Nigerian Military Expecting More Equipment, SIPRI Confirms
The Sweden based group revealed some of the equipment the Nigerian Military has received and those it is awaiting from suppliers.
Arms transfer database published by the Stockholm International Peace Research Institute (SIPRI), has revealed some of the equipment the Nigerian military has received and those it is awaiting.
The Nigerian Military is battling armed groups in multiple conflict theatres across the country, particularly in the Northeast, Northwest, and South-South regions, where terror, militant and criminal groups operate.
According to the Sweden-based research institute’s arms transfer for 2021, the Nigerian military has received or will receive, eight units of Phantom-II, six VT-4 tanks, two SH-5 105mm and three SH-2 122mm Self-propelled guns.
Other hardware mentioned include KLTV-181 military tactical-utility vehicle, three JF-17 Thunder, 12 EMB-314 Super Tucano aircraft, six units of ZTL-09, 12 MI-35M gunships, six A109k, two CH-3, four CH-4 and two wing long unmanned aerial vehicles.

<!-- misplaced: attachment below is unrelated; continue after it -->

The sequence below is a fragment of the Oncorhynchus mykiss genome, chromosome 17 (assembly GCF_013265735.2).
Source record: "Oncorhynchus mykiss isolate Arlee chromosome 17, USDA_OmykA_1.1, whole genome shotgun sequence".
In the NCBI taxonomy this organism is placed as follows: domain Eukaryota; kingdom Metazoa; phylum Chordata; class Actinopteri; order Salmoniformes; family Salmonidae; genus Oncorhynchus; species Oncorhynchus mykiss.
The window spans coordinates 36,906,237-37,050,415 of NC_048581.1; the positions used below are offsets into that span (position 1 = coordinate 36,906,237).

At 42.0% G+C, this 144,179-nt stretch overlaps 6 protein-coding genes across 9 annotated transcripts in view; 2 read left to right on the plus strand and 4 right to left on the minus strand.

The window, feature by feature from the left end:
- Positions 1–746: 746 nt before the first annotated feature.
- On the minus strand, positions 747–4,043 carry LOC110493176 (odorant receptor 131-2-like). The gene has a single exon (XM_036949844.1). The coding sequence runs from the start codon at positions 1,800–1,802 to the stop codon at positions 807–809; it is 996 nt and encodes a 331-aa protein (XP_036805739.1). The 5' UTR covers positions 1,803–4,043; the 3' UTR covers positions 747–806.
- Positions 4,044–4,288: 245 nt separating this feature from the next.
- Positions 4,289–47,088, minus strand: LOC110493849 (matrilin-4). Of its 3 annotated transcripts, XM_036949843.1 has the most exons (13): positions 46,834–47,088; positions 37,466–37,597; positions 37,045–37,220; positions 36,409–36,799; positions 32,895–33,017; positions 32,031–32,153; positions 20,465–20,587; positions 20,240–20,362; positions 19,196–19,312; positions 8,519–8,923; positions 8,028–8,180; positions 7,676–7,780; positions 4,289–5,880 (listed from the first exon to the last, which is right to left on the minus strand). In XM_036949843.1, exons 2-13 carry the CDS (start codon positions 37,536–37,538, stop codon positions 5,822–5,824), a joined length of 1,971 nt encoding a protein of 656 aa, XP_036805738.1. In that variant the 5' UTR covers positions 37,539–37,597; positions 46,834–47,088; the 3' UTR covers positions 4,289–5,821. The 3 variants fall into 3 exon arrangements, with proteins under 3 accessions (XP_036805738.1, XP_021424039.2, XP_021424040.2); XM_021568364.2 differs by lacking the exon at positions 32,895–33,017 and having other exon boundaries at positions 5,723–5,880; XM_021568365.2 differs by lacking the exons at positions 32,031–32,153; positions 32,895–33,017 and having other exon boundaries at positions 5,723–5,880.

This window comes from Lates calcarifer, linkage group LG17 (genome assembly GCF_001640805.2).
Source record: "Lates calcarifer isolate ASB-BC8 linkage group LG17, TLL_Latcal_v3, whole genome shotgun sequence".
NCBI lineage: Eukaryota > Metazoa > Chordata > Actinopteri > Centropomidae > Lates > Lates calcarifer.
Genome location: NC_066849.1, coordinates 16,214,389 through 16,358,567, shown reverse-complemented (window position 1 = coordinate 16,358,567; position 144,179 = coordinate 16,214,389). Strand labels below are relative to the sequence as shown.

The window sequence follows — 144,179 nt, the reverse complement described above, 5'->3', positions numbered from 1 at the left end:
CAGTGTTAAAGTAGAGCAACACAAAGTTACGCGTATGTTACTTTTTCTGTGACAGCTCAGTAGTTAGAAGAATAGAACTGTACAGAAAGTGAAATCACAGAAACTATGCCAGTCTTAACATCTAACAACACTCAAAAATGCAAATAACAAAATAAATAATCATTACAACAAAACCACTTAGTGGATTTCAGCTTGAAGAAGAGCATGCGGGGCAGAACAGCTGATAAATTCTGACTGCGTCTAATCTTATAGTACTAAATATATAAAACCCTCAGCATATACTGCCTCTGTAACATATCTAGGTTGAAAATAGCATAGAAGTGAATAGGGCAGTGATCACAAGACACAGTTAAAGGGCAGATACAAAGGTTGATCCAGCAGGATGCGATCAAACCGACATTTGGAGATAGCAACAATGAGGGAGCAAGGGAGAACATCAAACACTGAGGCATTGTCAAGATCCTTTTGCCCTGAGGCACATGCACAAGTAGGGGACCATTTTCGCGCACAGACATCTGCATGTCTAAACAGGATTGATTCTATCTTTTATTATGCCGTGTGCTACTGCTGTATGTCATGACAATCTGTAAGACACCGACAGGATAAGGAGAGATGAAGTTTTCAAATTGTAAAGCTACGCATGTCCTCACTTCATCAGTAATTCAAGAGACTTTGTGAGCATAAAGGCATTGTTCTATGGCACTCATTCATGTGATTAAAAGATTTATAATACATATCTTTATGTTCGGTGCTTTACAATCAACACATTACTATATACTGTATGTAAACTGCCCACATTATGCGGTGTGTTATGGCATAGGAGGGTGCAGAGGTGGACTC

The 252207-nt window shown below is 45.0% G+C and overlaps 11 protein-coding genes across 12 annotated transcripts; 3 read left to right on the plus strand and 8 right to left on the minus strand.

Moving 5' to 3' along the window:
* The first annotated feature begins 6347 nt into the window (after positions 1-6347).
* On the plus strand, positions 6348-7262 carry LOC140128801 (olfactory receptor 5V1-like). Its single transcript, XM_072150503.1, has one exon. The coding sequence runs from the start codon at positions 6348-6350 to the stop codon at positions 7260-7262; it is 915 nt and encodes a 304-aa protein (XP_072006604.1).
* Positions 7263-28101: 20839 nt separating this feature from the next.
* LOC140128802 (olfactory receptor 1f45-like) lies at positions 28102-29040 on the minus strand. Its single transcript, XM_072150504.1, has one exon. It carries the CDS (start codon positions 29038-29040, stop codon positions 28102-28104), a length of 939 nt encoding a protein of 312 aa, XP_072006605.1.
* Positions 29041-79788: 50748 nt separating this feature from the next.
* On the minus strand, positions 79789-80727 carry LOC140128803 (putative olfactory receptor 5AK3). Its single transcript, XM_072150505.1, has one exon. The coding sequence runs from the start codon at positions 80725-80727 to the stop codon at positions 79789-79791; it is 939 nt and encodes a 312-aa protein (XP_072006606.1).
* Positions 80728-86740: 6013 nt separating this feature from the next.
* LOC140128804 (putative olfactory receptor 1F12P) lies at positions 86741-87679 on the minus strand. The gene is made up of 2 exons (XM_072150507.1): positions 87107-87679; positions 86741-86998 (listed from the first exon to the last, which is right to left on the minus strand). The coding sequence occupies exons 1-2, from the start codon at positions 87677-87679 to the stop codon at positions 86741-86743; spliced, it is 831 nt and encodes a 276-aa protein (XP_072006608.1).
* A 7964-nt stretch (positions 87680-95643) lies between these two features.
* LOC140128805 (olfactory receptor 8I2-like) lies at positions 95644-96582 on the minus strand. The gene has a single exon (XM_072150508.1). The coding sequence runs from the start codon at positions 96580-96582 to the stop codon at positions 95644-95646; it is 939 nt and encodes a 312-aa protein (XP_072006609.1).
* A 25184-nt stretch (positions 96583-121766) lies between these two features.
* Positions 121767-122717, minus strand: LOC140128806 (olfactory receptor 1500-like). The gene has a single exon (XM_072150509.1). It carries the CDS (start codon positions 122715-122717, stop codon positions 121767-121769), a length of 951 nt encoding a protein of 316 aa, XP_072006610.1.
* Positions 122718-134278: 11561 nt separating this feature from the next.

A number of the systems listed in the arms database has already been deployed in the ongoing operation codenamed Tura Takai Bango, a subsidiary of the Counter Insurgency (COIN) Operation Lafiya Dole.
HumAngle understands that a number of these equipment like KLTV and Phantom II have already been captured or destroyed by insurgents in the Northeast.
The SIPRI list showed that recent defence procurement was significantly focused on acquisition of air assets. However, the list may not necessarily be a reflection of entire defence procurement in recent times due to the opaque nature of some Nigerian military deals.
The report also had Naval acquisitions such LST-100 landing ship, FCS-3307, FPB-110 and FPB-72 patrol crafts
More details of Nigeria’s recent arms procurement could be tracked through the research institute site.
The organisation in a publication on trends in International Arms Transfers said on Monday sub-Saharan Africa accounted for 26 per cent of total African arms imports in 2016–20, compared with 41 per cent in 2011–15.
The report stated that armed conflict in the Sahel coincided with increased arms imports by Burkina Faso and Mali both members of the G-5 Sahel Joint Force
“Several major powers are using arms supplies as a foreign policy tool to increase their influence in sub-Saharan Africa,” said SIPRI.
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